How I went from petrified to panelist
By Judy Penz Sheluk
My earliest memory of public speaking goes back to the eighth grade, when I stood in front of the class and mumbled my way through a dry dissertation on Sir Isaac Newton. Years later, I’d think, I should have brought an apple, tossed it in the air, let it hid me in the head … that would’ve got their attention, but alas, I wasn’t nearly that inventive. The end result was a deadly dull presentation that had my teacher and fellow students falling asleep in their seats—or even worse, feeling sorry for me—and a fear of public speaking that carried on for decades.
It didn’t matter, for a long time. And then in 2015, my debut novel, The Hanged Man’s Noose, was published. I was invited to be part of a two-author event at a local library. Of course I went—I couldn’t pass up the opportunity because I was terrified, could I?
The other author, whose fantasy novel about an aboriginal child fascinated by wolves, was up first. He spoke eloquently, read like an actor flawlessly reciting his lines, and basically had the audience (thankfully small) in the palm of his very capable hands. Later I’d find out he did presentations as part of his day job, but I didn’t know that then. Shades of Sir Isaac Newton came flooding back to me and I all but begged the librarian who had arranged the event to read for me.
She did. Badly. I left that day determined to do my own reading the next time I had an opportunity. After all, I couldn’t do a worse job than the librarian. Could I?
Next up, Bouchercon Raleigh 2015. My first Bouchercon. My first novel. My first panel. Knowing that the American Guest of Honour, Tom Franklin, was also on the panel only served to frighten me all the more. I was pacing the hall outside my hotel room, trying to summon up the courage to go to the conference room, when a well-known author walked by. I’ll never know why she stopped to talk to me. Maybe it was because I was green around the gills, or maybe because I looked desperate for a friendly face. Whatever the reason, her random act of kindness changed my life. Because she told me the one thing I hadn’t considered: No one wants you to fail. The audience is rooting for you. They want you to succeed.
The panel, about writing stories set in small towns, went reasonably well. I wasn’t perfect, but as I answered the moderator’s questions, I found myself gradually gaining confidence.
Since then, I’ve been the guest author at several library events and regional book clubs and groups, most recently addressing 110 women at a PROBUS club meeting. I’ve also been a panelist at Malice Domestic, 2016 and 2017, and at Bouchercon Toronto 2017, where I moderated a panel of esteemed book reviewers. Instead of being petrified, I looked at it as the incredible opportunity that it was: a chance to meet some amazing reviewers, and hopefully, make a good impression. Besides, this panel wasn’t about me, the moderator, it was about the panelists. Reminding myself of that helped enormously.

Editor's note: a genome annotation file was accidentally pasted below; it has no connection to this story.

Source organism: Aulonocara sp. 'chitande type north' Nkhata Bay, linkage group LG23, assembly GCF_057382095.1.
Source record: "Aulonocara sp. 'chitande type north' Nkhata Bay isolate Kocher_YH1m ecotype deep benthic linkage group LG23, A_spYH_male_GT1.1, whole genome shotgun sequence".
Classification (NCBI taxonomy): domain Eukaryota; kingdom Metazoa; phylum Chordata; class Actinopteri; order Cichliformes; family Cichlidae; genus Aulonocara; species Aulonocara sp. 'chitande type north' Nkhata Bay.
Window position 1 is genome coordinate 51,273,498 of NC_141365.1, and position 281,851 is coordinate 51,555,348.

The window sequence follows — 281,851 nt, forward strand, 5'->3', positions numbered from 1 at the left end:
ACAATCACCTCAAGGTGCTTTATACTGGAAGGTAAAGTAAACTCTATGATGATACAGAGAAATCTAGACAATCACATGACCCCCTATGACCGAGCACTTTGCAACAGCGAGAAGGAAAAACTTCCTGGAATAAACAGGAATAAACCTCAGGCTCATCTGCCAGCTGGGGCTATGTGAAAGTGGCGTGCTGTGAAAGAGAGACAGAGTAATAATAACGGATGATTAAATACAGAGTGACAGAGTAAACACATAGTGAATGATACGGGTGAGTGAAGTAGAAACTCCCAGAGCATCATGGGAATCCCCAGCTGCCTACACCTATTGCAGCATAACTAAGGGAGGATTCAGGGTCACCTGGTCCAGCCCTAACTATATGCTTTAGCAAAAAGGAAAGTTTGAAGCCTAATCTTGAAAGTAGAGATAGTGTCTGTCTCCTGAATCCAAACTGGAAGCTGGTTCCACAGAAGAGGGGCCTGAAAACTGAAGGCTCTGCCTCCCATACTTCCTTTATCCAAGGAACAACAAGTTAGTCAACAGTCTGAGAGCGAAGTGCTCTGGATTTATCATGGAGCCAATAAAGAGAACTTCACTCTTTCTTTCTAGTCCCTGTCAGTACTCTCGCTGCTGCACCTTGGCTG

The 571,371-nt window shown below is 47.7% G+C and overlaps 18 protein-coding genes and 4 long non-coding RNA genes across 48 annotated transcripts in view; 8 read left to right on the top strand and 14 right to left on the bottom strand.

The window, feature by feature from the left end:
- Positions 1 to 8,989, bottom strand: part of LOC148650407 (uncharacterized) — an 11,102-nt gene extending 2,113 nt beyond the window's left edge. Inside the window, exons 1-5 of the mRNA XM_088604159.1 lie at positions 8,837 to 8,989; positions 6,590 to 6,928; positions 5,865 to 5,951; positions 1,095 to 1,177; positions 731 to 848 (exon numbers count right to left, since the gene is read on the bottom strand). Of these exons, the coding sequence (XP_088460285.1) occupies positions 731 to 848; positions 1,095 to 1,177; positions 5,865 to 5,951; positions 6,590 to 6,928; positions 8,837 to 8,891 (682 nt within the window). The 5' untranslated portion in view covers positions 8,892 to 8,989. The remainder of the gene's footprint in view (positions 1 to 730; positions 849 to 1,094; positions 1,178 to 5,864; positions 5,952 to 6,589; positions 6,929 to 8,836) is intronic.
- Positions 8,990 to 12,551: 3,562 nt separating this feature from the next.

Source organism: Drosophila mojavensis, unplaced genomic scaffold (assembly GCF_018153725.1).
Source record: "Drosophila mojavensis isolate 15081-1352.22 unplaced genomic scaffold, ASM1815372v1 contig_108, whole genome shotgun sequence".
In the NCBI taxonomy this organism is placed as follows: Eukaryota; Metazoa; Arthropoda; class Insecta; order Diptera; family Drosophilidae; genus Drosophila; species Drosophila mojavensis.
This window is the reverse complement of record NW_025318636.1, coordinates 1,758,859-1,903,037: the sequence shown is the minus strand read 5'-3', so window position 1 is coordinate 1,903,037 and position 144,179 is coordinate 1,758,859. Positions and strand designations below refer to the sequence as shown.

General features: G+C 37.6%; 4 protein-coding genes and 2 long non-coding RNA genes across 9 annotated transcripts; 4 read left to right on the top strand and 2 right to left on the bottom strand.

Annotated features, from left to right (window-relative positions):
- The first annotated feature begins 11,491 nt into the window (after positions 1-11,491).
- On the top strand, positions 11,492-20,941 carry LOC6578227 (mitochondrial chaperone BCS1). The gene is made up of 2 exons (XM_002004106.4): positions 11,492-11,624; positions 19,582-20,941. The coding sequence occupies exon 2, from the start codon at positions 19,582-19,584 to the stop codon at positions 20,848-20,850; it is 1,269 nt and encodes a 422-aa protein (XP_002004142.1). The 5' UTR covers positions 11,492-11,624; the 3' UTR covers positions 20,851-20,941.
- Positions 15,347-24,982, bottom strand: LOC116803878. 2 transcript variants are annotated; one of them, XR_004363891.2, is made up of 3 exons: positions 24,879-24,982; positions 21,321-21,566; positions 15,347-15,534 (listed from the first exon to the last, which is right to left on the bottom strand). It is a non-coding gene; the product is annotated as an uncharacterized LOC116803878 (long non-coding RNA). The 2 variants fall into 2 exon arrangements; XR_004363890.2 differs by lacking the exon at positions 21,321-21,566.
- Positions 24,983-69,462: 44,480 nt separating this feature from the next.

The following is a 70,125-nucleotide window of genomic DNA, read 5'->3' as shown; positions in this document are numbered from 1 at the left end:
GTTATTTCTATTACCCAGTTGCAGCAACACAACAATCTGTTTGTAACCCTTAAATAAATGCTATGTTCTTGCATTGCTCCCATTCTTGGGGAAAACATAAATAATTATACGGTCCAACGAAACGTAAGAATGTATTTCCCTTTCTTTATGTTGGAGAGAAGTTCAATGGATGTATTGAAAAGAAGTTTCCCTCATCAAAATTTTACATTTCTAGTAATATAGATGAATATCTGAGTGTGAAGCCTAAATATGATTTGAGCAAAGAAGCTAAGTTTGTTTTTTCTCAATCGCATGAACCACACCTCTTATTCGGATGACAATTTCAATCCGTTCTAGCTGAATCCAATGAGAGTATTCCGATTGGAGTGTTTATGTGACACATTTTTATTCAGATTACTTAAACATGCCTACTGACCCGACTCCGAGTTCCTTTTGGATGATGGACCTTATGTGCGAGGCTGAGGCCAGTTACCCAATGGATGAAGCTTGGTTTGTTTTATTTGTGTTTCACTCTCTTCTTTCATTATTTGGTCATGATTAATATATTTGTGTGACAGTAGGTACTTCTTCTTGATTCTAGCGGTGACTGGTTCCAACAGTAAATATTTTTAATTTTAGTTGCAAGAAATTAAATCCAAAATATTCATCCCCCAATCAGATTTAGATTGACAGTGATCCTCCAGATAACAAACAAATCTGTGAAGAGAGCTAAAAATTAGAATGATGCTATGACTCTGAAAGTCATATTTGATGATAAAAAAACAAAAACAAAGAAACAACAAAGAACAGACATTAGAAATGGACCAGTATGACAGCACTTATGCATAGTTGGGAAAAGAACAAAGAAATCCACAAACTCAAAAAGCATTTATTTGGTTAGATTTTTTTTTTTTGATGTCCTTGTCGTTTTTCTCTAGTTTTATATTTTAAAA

Was I perfect? No. Would I do some things differently? Yes. But I think back to that library event in 2015, proud of how far I’d come. And sometimes, that’s enough.
Five Tips For a Successful Book Reading
- Don’t read directly from your book. The print is small, and you don’t want to be struggling with it. Instead, type out your selection in a large font (I use Times New Roman 18).
- You don’t have to read the book verbatim. It’s okay to leave out descriptions etc. that work when reading in the comfort of your living room, but can slow the pace if reading out loud.
- Practice, practice, practice. In front of your dog, cat, husband, kids. In front of the mirror. Make sure there are no words that you stumble over, or have trouble pronouncing (if so, replace that word, no one will know).
- Time it. If you have three minutes, keep it to 2:50. There is nothing worse than someone who overstays their time on stage (well… I’ve seen authors cut off midstream… that’s worse).
- Speak slowly and remember: no one wants you to fail.
Judy Penz Sheluk is the author of the Glass Dolphin Mysteries (The Hanged Man’s Noose; A Hole in One) and the Marketville Mysteries (Skeletons in the Attic; Past & Present). Her short stories appear in several collections.
Judy is also a member of Sisters in Crime, International Thriller Writers, Short Mystery Fiction Society, and Crime Writers of Canada, where she serves on the Board of Directors, representing Toronto/Southwestern Ontario. Find her at http://www.judypenzsheluk.com.